Daily Kos
Political analysis and other daily rants on the state of the nation

Archives: June 2002

Friday | June 28, 2002
Changing URLs

Sorry for the lack of posts. I spent the past 24 hours mired in techno-limbo. I moved the site over to a new domain http://www.dailykos.com. What should've been an easy transfer became a nightmare of epic porportions as all my archives and page templates disappeared. After hours of detective work, it turned out my database had become corrupted in the process. I tried a million things, and when things looked bleakest, suddenly everything worked. I have no clue what I did, but I'm not going to complain too much.

Anyway, the old fishyshark.com domain will autoforward to the new dailykos.com. Fishyshark was meant to house my own personal site, not the serious political commentary I ended up doing with Daily Kos. The new URL better reflects the content and tone of my site. If you have linked to me, I would appreciate it if you updated your link. I know it's a pain, but I will find a way to repay you.

And finally, I will never have to explain what a 'fishyshark' is!

    | 01:27 PM | Link | Comments (1) | Email this post

Thursday | June 27, 2002
More on the Pledge

Much of the arguments against the court decision invalidating "under God" in the Pledge of Allegiance can be broken down to: 1) How can you ban the pledge, especially during war?, and 2) there is no separation between church and state. Just look at the Declaration of Independence!

First of, the appeal court's decision did not ban the pledge. It simply requires that the words "under God" be ommitted. Those words weren't even in the original version of the pledge, and were simply added by Eisenhower in a politically motivated move. The Pledge is no less effective in declaring allegiance to the flag without those words.

As for the Declaration of Independence, it is not a legal document or law. It was an appeal to revolution from the colonial rebels. As such, it was ladden with emotional appeals to (at the time) radical notions of human rights. Most of the framers of the delcaration were not Christian, they were Deists. But they framed the declaration with religiosity in order to rally the people around their cause. Once the nation was established, neither the Articles of Confederation nor the Constitution included similar appeals to God. There was no need for it. Those documents were now legal frameworks for the nation, and that framework included language ensuring that the government couldn't establish an official religion nor apply religious litmus tests. Jefferson's subsequent writings simply clarified the clause that he himself had authored (just as courts today will look to the intent of the legislature in interpreting law).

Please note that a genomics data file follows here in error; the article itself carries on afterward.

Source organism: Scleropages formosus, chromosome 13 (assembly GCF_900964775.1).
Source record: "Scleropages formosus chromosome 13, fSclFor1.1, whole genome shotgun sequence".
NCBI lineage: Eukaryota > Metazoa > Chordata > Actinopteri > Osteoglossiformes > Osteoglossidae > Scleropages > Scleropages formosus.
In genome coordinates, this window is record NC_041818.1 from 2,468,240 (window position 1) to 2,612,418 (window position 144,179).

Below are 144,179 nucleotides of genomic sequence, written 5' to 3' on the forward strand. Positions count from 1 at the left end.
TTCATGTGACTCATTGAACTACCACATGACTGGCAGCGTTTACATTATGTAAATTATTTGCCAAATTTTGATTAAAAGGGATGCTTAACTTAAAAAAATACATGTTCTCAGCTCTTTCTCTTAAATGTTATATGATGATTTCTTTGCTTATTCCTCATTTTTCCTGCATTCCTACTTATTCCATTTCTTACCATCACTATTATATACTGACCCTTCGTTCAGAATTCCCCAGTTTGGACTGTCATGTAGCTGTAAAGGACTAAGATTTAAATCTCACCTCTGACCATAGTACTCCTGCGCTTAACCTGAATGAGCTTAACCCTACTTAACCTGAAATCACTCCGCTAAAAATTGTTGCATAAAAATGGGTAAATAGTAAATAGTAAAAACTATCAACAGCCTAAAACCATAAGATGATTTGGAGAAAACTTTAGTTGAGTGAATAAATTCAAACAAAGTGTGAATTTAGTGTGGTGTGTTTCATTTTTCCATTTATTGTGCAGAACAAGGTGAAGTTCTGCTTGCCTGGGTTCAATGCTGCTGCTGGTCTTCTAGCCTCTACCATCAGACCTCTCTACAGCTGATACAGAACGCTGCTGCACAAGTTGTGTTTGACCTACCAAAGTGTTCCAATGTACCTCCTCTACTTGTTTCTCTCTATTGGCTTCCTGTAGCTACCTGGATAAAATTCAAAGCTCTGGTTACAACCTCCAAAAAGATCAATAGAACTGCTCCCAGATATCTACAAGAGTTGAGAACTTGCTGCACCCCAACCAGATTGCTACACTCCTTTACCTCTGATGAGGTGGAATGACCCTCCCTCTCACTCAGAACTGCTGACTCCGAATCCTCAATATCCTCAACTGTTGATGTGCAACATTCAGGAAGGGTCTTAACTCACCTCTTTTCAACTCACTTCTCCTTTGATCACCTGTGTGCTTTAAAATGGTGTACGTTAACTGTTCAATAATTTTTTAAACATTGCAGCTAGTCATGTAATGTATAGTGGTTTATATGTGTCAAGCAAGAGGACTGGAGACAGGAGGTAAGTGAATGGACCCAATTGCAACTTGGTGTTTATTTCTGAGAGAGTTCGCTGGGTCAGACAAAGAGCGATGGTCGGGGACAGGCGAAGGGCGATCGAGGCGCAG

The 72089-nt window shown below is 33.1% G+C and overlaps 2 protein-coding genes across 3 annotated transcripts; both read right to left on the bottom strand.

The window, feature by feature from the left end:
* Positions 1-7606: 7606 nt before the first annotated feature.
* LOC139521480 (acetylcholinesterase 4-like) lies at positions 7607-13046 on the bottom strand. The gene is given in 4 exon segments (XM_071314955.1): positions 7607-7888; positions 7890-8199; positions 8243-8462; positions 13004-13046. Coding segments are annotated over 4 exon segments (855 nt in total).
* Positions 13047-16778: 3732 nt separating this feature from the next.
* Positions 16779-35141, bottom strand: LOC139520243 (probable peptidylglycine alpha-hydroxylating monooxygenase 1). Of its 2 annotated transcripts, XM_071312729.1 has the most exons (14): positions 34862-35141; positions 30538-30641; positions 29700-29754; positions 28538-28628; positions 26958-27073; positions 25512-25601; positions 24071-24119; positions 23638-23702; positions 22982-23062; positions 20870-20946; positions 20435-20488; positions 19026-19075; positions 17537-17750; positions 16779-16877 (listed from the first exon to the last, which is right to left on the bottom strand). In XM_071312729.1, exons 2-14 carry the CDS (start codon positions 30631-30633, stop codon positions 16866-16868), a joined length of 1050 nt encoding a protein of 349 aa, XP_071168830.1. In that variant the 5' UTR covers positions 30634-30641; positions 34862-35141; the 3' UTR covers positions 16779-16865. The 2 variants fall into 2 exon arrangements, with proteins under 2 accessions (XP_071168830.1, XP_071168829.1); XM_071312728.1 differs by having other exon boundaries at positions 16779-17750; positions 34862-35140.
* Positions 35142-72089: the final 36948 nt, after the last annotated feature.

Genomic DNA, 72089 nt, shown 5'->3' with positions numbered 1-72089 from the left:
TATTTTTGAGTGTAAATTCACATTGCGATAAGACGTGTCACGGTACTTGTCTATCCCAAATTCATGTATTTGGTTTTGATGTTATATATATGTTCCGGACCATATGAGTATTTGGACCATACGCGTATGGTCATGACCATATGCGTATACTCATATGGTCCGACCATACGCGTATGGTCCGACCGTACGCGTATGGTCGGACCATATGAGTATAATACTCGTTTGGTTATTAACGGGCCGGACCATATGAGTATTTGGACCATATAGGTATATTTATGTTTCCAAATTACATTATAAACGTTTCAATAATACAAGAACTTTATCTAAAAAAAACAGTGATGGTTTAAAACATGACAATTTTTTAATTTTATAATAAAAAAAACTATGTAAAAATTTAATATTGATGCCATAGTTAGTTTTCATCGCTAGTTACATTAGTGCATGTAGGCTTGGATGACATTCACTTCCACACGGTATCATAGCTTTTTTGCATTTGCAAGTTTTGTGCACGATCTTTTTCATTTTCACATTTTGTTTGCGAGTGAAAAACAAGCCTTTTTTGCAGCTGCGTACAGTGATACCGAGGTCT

So what the Declaration of Independence says about the "creator" is irrelevant as a matter of law. This decision was the right decision, if coming at an inopportune time. Nothing in this decision prohibits anyone from pledging allegiance to the flag, nor from otherwise being patriotic and loving the nation.

But if this decision leads to a Constitutional Amendment officially erasing the wall between church and state, then it would truly be tragic.

    | 08:23 AM | Link | Comments (0) | Email this post

Wednesday | June 26, 2002
Pledge is unconstitutional

Update: Well, I wrote the below immediately after the decision was announced. I didn't forsee that politicians from both sides of the aisle would be calling for a Constitutional amendment. And, Sen. Daschle has asked lawmakers to get to work early Thursday to recite the pledge. How quaint. And it will all be captured by CNN and beamed back to approving constituents nationwide.

It is clear to see that hundreds of years of church/state jurisprudence is to be wiped out in one fell swoop by people upset that the Pledge of Allegiance eliminate the two words "under God." It's sickening.

I think the best hope is that the Supremes grant cert and reverse. There may still be momentum for the amendment (a la flag burning amendment), but it won't be as dangerous as the current hysteria gripping the Hill.


The 9th Circuit Court of Appeals ruled today that the Pledge of Allegiance is unconstitutional. At least in the territory covered by the 9th (AK, AZ, CA, HI, ID, MT, NV, OR, and WA). I will have to read the decision before commenting further, but this is a huge victory for those who believe in the separation of church and state.